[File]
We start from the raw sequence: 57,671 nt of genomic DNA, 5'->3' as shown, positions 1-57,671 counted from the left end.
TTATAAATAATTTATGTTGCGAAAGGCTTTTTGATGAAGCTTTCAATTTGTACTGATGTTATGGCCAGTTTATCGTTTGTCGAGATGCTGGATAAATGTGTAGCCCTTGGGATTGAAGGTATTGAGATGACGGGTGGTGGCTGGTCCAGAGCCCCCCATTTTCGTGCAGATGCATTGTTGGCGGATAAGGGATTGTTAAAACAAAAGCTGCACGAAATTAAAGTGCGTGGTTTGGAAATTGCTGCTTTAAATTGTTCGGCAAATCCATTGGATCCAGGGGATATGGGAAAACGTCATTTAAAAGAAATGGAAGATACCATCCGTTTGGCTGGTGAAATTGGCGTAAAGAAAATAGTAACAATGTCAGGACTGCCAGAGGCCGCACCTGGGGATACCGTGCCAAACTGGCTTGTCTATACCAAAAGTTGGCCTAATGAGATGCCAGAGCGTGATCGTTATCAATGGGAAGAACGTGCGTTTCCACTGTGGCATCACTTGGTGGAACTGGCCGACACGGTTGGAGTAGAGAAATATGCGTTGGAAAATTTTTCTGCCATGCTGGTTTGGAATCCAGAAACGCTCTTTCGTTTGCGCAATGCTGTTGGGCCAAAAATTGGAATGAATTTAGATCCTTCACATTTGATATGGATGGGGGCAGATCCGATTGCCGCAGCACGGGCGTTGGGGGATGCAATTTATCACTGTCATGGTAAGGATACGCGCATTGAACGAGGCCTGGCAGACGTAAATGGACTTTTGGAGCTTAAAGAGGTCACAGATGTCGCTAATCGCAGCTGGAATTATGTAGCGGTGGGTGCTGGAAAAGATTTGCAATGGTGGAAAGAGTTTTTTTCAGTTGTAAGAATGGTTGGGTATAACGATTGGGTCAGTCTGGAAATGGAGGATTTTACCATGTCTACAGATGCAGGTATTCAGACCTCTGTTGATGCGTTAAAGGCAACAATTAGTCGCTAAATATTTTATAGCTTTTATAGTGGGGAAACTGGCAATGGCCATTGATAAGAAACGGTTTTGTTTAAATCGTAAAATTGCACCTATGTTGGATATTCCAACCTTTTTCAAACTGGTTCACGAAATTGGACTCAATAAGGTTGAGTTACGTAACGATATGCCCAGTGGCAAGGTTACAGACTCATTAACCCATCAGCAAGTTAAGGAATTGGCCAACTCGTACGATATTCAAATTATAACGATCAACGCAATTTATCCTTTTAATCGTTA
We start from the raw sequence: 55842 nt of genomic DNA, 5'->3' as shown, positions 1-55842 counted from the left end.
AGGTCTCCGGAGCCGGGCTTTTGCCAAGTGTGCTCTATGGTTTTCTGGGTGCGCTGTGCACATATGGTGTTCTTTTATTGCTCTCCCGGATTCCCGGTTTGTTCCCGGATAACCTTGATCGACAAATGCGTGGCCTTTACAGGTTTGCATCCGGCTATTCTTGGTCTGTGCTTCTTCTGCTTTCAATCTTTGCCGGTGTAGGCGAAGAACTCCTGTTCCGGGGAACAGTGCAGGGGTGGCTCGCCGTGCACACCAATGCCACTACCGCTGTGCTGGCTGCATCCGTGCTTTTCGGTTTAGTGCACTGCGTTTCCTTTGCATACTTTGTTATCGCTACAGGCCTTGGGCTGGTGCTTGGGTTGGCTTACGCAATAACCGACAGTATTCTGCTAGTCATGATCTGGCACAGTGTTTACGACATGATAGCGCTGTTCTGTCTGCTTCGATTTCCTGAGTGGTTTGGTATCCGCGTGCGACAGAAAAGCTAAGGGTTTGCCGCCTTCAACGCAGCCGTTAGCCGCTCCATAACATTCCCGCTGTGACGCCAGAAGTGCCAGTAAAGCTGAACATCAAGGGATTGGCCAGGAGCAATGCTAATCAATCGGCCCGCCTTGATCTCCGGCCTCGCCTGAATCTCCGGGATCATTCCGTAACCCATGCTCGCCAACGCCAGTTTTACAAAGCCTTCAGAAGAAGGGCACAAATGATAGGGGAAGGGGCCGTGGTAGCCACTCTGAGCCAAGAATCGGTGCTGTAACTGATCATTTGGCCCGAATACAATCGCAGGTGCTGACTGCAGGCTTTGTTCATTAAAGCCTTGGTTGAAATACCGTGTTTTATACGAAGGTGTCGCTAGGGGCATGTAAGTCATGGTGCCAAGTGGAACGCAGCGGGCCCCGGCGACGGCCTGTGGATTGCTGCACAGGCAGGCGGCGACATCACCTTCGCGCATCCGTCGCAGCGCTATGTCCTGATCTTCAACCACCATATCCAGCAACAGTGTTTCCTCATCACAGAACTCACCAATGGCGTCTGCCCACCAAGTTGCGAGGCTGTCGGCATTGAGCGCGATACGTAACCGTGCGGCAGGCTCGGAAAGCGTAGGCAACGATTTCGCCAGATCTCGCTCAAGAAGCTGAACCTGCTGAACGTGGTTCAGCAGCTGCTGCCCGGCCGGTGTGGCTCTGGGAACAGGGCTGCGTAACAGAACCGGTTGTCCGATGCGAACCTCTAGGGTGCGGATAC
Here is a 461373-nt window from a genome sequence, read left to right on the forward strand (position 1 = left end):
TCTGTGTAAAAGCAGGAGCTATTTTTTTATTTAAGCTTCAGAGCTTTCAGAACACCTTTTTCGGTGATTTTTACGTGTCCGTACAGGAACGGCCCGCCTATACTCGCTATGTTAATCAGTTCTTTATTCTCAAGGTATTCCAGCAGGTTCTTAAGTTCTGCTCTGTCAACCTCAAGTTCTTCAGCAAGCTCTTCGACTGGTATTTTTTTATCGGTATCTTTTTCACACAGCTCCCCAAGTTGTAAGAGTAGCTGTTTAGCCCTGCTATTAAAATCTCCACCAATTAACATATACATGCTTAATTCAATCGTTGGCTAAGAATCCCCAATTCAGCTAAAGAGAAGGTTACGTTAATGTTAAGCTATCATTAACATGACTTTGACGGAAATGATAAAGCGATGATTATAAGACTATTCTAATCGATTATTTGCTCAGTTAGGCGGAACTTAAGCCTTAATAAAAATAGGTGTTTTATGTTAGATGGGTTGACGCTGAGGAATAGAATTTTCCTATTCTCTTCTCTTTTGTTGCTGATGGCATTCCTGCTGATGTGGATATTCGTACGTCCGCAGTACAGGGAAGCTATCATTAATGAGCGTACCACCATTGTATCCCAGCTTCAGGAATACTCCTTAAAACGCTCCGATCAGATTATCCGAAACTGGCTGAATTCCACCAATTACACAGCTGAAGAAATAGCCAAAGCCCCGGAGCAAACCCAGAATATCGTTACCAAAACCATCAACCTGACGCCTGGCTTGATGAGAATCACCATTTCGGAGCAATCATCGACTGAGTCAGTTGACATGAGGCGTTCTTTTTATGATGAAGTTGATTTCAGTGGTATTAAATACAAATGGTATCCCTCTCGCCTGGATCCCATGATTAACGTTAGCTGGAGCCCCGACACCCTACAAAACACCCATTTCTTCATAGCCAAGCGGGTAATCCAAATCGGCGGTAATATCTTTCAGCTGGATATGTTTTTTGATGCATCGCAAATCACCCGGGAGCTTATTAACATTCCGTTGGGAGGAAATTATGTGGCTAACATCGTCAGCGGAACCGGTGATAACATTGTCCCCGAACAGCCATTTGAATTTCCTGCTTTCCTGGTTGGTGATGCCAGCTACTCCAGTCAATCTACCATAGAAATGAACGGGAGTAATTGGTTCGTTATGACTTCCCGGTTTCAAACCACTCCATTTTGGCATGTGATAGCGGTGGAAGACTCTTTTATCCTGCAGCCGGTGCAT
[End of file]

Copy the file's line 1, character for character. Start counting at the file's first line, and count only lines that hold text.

We start from the raw sequence: 57,671 nt of genomic DNA, 5'->3' as shown, positions 1-57,671 counted from the left end.